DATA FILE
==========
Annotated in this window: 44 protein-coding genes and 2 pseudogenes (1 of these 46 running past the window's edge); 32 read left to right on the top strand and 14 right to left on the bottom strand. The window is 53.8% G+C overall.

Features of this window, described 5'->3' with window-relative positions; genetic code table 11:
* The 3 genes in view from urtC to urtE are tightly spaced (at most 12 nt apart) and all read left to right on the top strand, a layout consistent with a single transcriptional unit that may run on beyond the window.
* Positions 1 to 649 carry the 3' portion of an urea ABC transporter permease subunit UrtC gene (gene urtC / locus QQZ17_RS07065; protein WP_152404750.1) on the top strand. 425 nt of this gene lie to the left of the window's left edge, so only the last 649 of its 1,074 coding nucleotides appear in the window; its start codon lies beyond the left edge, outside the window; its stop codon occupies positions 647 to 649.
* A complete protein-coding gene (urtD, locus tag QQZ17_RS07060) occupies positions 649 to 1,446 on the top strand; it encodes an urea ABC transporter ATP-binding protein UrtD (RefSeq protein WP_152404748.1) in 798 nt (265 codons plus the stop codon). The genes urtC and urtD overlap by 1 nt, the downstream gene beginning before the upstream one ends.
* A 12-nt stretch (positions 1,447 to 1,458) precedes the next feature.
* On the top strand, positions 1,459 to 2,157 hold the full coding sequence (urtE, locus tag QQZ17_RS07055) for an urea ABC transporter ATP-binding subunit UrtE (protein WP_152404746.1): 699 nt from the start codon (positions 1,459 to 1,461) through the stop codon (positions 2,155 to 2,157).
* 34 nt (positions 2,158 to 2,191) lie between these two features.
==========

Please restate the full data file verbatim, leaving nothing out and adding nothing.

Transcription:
Annotated in this window: 44 protein-coding genes and 2 pseudogenes (1 of these 46 running past the window's edge); 32 read left to right on the top strand and 14 right to left on the bottom strand. The window is 53.8% G+C overall.

Features of this window, described 5'->3' with window-relative positions; genetic code table 11:
* The 3 genes in view from urtC to urtE are tightly spaced (at most 12 nt apart) and all read left to right on the top strand, a layout consistent with a single transcriptional unit that may run on beyond the window.
* Positions 1 to 649 carry the 3' portion of an urea ABC transporter permease subunit UrtC gene (gene urtC / locus QQZ17_RS07065; protein WP_152404750.1) on the top strand. 425 nt of this gene lie to the left of the window's left edge, so only the last 649 of its 1,074 coding nucleotides appear in the window; its start codon lies beyond the left edge, outside the window; its stop codon occupies positions 647 to 649.
* A complete protein-coding gene (urtD, locus tag QQZ17_RS07060) occupies positions 649 to 1,446 on the top strand; it encodes an urea ABC transporter ATP-binding protein UrtD (RefSeq protein WP_152404748.1) in 798 nt (265 codons plus the stop codon). The genes urtC and urtD overlap by 1 nt, the downstream gene beginning before the upstream one ends.
* A 12-nt stretch (positions 1,447 to 1,458) precedes the next feature.
* On the top strand, positions 1,459 to 2,157 hold the full coding sequence (urtE, locus tag QQZ17_RS07055) for an urea ABC transporter ATP-binding subunit UrtE (protein WP_152404746.1): 699 nt from the start codon (positions 1,459 to 1,461) through the stop codon (positions 2,155 to 2,157).
* 34 nt (positions 2,158 to 2,191) lie between these two features.